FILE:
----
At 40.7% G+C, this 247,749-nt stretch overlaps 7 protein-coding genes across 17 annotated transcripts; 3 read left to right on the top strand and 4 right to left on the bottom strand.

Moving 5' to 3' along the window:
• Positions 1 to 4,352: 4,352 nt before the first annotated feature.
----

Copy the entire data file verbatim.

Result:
At 40.7% G+C, this 247,749-nt stretch overlaps 7 protein-coding genes across 17 annotated transcripts; 3 read left to right on the top strand and 4 right to left on the bottom strand.

Moving 5' to 3' along the window:
• Positions 1 to 4,352: 4,352 nt before the first annotated feature.